Air National Guard C-130s roared over the lush, shaggy grass of the Elizabeth Drop Zone here last week, a near-steady hum overhead. Army Ranger students were a few hours into a mission known as Operation Pegasus, and needed to parachute in from a height of about 1,100 feet.
Aircrews made several passes without letting any students out due to breezy conditions deemed unsafe to jump. But eventually, the students’ green chutes dotted the early-evening Thursday sky. They floated down into the open fields of Eglin with 70 pounds of equipment, food and water before disappearing into thick brush, beginning a 10-day exercise that ends this Saturday and is the last major field event in the Army’s famously difficult Ranger School.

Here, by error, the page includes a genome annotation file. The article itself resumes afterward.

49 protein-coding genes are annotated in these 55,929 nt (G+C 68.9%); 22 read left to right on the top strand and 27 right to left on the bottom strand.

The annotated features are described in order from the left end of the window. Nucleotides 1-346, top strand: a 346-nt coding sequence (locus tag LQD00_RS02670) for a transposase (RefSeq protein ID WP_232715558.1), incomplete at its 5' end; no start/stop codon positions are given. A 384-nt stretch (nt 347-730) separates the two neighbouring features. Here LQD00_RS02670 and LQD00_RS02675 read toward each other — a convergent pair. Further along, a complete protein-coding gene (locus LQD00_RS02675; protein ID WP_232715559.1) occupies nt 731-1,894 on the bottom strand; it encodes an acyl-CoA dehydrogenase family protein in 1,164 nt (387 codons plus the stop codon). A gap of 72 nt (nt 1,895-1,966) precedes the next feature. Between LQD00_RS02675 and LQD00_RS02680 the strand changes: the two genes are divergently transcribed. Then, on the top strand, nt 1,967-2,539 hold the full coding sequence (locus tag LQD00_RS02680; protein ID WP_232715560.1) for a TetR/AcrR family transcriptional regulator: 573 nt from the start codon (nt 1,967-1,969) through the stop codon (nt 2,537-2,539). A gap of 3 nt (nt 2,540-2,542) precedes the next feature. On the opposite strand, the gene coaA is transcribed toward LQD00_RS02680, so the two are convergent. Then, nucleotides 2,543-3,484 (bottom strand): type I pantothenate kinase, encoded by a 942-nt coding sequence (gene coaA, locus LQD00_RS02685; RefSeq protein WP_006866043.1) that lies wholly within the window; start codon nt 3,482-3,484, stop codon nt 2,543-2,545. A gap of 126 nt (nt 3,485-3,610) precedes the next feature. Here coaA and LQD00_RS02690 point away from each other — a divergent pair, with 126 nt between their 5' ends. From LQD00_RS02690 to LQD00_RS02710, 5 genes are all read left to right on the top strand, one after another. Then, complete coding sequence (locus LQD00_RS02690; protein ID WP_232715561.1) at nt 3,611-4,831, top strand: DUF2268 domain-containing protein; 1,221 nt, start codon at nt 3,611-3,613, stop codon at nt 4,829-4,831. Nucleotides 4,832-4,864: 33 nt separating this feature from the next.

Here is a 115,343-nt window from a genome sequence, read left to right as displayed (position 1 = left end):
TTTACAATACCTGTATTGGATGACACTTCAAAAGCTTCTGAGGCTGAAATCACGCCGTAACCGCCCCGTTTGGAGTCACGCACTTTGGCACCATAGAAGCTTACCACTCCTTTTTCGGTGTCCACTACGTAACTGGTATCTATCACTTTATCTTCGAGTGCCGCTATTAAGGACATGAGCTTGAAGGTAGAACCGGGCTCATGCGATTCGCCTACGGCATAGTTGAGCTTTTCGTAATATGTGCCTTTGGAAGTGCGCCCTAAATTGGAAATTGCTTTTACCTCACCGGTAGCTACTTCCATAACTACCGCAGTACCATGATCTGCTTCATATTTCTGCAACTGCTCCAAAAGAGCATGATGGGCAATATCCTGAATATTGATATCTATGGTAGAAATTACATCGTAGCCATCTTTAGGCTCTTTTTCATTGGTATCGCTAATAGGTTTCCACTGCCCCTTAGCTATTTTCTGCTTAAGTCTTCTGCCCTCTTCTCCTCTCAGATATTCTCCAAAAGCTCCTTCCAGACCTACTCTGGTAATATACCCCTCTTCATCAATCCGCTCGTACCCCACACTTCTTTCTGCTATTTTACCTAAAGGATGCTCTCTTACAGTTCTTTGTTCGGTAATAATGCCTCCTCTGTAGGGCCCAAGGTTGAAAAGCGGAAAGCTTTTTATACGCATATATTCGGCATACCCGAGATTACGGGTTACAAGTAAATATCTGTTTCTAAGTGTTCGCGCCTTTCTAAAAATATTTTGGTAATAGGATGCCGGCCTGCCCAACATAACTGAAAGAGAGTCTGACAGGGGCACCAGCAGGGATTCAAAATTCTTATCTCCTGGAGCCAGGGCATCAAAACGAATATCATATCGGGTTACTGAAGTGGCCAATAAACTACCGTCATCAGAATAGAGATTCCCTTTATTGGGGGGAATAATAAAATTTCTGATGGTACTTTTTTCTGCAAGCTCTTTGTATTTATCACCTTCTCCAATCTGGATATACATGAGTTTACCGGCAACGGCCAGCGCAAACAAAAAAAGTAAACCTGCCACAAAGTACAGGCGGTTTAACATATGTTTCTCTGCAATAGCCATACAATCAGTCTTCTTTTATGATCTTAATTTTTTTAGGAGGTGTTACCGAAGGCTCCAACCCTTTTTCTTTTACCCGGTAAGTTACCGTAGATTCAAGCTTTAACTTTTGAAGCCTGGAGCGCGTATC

History is in the balance: For the first time, two female students advanced to the third and final phase of the famously exhausting course in the swamps of Florida, and are within reach of graduating. If they pass, they will become the first Ranger-qualified women in the history of the U.S. military and celebrated at an Aug. 21 graduation ceremony at Fort Benning, Ga., that is expected to draw not only family and friends, but hundreds of other well-wishers and media from across the country.